A raucous look at a small-city underground, Punks in Peoria takes readers off the beaten track to reveal the punk rock life as lived in Anytown, U.S.A.
As an industry insider and pioneering post-punk musician, Vivien Goldman’s perspective on music journalism is unusually well-rounded. In Revenge of the She-Punks, she probes four themes—identity, money, love, and protest—to explore what makes punk such a liberating art form for women.
With her visceral style, Goldman blends interviews, history, and her personal experience as one of Britain’s first female music writers in a book that reads like a vivid documentary of a genre defined by dismantling boundaries. A discussion of the Patti Smith song “Free Money,” for example, opens with Goldman on a shopping spree with Smith. Tamar-Kali, whose name pays homage to a Hindu goddess, describes the influence of her Gullah ancestors on her music, while the late Poly Styrene's daughter reflects on why her Somali-Scots-Irish mother wrote the 1978 punk anthem “Identity,” with the refrain “Identity is the crisis you can't see.” Other strands feature artists from farther afield (including in Colombia and Indonesia) and genre-busting revolutionaries such as Grace Jones, who wasn't exclusively punk but clearly influenced the movement while absorbing its liberating audacity. From punk's Euro origins to its international reach, this is an exhilarating world tour.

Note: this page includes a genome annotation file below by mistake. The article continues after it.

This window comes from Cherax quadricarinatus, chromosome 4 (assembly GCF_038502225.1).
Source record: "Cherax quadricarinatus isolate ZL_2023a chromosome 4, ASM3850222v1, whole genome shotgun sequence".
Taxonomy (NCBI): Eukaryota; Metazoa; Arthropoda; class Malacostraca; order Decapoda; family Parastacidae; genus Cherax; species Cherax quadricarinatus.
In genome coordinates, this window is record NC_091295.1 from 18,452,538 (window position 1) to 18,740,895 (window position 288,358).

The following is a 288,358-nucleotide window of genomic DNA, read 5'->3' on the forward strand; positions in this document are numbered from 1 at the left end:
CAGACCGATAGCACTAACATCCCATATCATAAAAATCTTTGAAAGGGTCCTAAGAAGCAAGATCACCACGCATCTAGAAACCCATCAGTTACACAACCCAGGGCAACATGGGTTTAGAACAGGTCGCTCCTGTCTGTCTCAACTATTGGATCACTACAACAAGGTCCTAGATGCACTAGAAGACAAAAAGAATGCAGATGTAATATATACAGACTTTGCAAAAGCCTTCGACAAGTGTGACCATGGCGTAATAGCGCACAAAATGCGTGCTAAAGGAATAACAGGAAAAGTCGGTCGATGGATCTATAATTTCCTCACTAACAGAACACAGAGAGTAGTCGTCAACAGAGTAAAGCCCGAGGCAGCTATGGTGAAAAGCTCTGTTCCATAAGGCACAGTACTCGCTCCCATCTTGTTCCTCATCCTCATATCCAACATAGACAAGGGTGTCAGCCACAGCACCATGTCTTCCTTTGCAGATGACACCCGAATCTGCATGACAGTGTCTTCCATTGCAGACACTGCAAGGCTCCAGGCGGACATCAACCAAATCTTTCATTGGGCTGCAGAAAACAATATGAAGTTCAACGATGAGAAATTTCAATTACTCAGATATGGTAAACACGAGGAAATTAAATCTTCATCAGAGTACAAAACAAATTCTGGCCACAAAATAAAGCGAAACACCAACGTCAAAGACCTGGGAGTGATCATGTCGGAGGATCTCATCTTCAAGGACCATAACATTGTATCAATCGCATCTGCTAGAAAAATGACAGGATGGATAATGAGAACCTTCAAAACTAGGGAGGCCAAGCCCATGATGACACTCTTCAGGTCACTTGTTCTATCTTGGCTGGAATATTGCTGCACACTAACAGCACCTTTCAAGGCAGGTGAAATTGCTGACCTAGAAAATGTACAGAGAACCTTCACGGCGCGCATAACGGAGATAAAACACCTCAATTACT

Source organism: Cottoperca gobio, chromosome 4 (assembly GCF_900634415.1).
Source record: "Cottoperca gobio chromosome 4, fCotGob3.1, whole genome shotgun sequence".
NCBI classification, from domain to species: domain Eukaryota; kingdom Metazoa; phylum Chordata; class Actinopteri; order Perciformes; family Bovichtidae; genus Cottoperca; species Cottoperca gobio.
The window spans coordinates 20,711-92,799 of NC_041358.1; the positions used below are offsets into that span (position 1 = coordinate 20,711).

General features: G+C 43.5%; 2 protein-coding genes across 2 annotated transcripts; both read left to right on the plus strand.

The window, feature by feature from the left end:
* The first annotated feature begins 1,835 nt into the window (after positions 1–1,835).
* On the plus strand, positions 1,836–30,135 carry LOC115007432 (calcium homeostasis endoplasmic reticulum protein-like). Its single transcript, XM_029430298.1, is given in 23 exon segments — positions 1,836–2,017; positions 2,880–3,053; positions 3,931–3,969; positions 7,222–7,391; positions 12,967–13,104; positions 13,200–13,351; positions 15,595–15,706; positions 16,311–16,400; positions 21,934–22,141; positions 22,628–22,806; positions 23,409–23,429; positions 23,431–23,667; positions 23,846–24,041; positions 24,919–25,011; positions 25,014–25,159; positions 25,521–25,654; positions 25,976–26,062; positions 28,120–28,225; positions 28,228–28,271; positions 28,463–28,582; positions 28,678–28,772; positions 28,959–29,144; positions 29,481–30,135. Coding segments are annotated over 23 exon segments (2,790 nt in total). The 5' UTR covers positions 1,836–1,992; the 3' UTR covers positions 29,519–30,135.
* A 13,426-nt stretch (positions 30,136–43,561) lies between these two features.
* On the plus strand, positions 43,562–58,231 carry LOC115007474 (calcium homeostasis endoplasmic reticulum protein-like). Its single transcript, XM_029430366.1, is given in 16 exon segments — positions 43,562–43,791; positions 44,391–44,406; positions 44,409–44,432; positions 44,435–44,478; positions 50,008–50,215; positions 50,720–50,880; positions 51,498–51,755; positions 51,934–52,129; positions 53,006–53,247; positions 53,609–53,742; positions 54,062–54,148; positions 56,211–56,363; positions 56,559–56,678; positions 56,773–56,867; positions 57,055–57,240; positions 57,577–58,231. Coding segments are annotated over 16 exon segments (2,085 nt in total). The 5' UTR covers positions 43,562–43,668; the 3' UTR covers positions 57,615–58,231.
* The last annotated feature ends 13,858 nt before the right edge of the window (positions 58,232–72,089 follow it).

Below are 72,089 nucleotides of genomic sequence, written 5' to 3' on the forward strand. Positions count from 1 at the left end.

Patti Smith arrived in New York City at the end of the Age of Aquarius in search of work and purpose. What she found—what she fostered—was a cultural revolution. Through her poetry, her songs, her unapologetic vocal power, and her very presence as a woman fronting a rock band, she kicked open a door that countless others walked through. No other musician has better embodied the “nothing-to-hide” rawness of punk, nor has any other done more to nurture a place in society for misfits of every stripe.
Why Patti Smith Matters is the first book about the iconic artist written by a woman. The veteran music journalist Caryn Rose contextualizes Smith’s creative work, her influence, and her wide-ranging and still-evolving impact on rock and roll, visual art, and the written word. Rose goes deep into Smith’s oeuvre, from her first album, Horses, to acclaimed memoirs operating at a surprising remove from her music. The portrait of a ceaseless inventor, Why Patti Smith Matters rescues punk’s poet laureate from “strong woman” clichés. Of course Smith is strong. She is also a nuanced thinker. A maker of beautiful and challenging things. A transformative artist who has not simply entertained but also empowered millions.
The central experience of the Ramones and their music is of being an outsider, an outcast, a person who’s somehow defective, and the revolt against shame and self-loathing. The fans, argues Donna Gaines, got it right away, from their own experience of alienation at home, at school, on the streets, and from themselves. This sense of estrangement and marginality permeates everything the Ramones still offer us as artists, and as people. Why the Ramones Matter compellingly makes the case that the Ramones gave us everything; they saved rock and roll, modeled DIY ethics, and addressed our deepest collective traumas, from the personal to the historical.